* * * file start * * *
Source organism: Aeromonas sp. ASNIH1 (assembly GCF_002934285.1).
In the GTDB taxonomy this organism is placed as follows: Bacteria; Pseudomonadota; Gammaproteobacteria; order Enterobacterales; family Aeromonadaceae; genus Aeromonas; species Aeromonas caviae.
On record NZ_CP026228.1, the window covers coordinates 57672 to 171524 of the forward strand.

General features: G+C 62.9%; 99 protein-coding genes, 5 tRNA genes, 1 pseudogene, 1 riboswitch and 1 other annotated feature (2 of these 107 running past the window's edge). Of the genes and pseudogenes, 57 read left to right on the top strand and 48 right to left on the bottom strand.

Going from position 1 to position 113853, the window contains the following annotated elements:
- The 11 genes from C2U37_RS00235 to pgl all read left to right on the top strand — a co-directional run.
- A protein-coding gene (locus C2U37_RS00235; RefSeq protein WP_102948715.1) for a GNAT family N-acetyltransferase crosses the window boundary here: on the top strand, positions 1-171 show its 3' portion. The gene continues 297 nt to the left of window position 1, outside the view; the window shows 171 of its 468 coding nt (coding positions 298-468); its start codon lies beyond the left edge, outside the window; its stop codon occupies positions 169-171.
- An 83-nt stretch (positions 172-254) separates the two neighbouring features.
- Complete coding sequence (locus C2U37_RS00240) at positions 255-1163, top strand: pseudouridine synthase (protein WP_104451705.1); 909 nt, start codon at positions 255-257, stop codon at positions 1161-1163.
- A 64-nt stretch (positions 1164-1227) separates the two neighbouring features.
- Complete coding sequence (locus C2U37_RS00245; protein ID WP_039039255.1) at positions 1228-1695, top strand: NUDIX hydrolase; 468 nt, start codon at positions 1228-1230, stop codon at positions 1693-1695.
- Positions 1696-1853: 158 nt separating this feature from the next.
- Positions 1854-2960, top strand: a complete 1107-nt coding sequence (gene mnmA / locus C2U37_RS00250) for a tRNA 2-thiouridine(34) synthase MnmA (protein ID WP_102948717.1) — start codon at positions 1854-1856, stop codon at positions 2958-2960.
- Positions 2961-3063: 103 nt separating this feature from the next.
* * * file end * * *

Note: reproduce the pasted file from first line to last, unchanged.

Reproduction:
Source organism: Aeromonas sp. ASNIH1 (assembly GCF_002934285.1).
In the GTDB taxonomy this organism is placed as follows: Bacteria; Pseudomonadota; Gammaproteobacteria; order Enterobacterales; family Aeromonadaceae; genus Aeromonas; species Aeromonas caviae.
On record NZ_CP026228.1, the window covers coordinates 57672 to 171524 of the forward strand.

General features: G+C 62.9%; 99 protein-coding genes, 5 tRNA genes, 1 pseudogene, 1 riboswitch and 1 other annotated feature (2 of these 107 running past the window's edge). Of the genes and pseudogenes, 57 read left to right on the top strand and 48 right to left on the bottom strand.

Going from position 1 to position 113853, the window contains the following annotated elements:
- The 11 genes from C2U37_RS00235 to pgl all read left to right on the top strand — a co-directional run.
- A protein-coding gene (locus C2U37_RS00235; RefSeq protein WP_102948715.1) for a GNAT family N-acetyltransferase crosses the window boundary here: on the top strand, positions 1-171 show its 3' portion. The gene continues 297 nt to the left of window position 1, outside the view; the window shows 171 of its 468 coding nt (coding positions 298-468); its start codon lies beyond the left edge, outside the window; its stop codon occupies positions 169-171.
- An 83-nt stretch (positions 172-254) separates the two neighbouring features.
- Complete coding sequence (locus C2U37_RS00240) at positions 255-1163, top strand: pseudouridine synthase (protein WP_104451705.1); 909 nt, start codon at positions 255-257, stop codon at positions 1161-1163.
- A 64-nt stretch (positions 1164-1227) separates the two neighbouring features.
- Complete coding sequence (locus C2U37_RS00245; protein ID WP_039039255.1) at positions 1228-1695, top strand: NUDIX hydrolase; 468 nt, start codon at positions 1228-1230, stop codon at positions 1693-1695.
- Positions 1696-1853: 158 nt separating this feature from the next.
- Positions 1854-2960, top strand: a complete 1107-nt coding sequence (gene mnmA / locus C2U37_RS00250) for a tRNA 2-thiouridine(34) synthase MnmA (protein ID WP_102948717.1) — start codon at positions 1854-1856, stop codon at positions 2958-2960.
- Positions 2961-3063: 103 nt separating this feature from the next.